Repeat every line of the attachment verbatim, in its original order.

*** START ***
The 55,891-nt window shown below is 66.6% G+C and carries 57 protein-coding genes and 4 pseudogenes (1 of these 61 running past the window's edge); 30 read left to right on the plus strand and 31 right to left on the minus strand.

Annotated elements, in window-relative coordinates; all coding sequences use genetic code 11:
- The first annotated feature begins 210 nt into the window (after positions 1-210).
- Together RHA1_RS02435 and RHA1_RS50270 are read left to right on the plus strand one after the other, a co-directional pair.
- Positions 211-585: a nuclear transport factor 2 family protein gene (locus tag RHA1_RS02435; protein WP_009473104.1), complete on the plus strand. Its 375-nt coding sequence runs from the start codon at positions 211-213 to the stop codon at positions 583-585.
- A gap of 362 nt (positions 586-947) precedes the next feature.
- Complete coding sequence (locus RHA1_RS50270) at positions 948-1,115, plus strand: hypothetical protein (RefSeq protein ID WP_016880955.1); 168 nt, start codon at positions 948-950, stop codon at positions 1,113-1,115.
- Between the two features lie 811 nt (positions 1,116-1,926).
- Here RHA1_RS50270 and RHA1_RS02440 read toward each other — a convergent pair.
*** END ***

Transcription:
The 55,891-nt window shown below is 66.6% G+C and carries 57 protein-coding genes and 4 pseudogenes (1 of these 61 running past the window's edge); 30 read left to right on the plus strand and 31 right to left on the minus strand.

Annotated elements, in window-relative coordinates; all coding sequences use genetic code 11:
- The first annotated feature begins 210 nt into the window (after positions 1-210).
- Together RHA1_RS02435 and RHA1_RS50270 are read left to right on the plus strand one after the other, a co-directional pair.
- Positions 211-585: a nuclear transport factor 2 family protein gene (locus tag RHA1_RS02435; protein WP_009473104.1), complete on the plus strand. Its 375-nt coding sequence runs from the start codon at positions 211-213 to the stop codon at positions 583-585.
- A gap of 362 nt (positions 586-947) precedes the next feature.
- Complete coding sequence (locus RHA1_RS50270) at positions 948-1,115, plus strand: hypothetical protein (RefSeq protein ID WP_016880955.1); 168 nt, start codon at positions 948-950, stop codon at positions 1,113-1,115.
- Between the two features lie 811 nt (positions 1,116-1,926).
- Here RHA1_RS50270 and RHA1_RS02440 read toward each other — a convergent pair.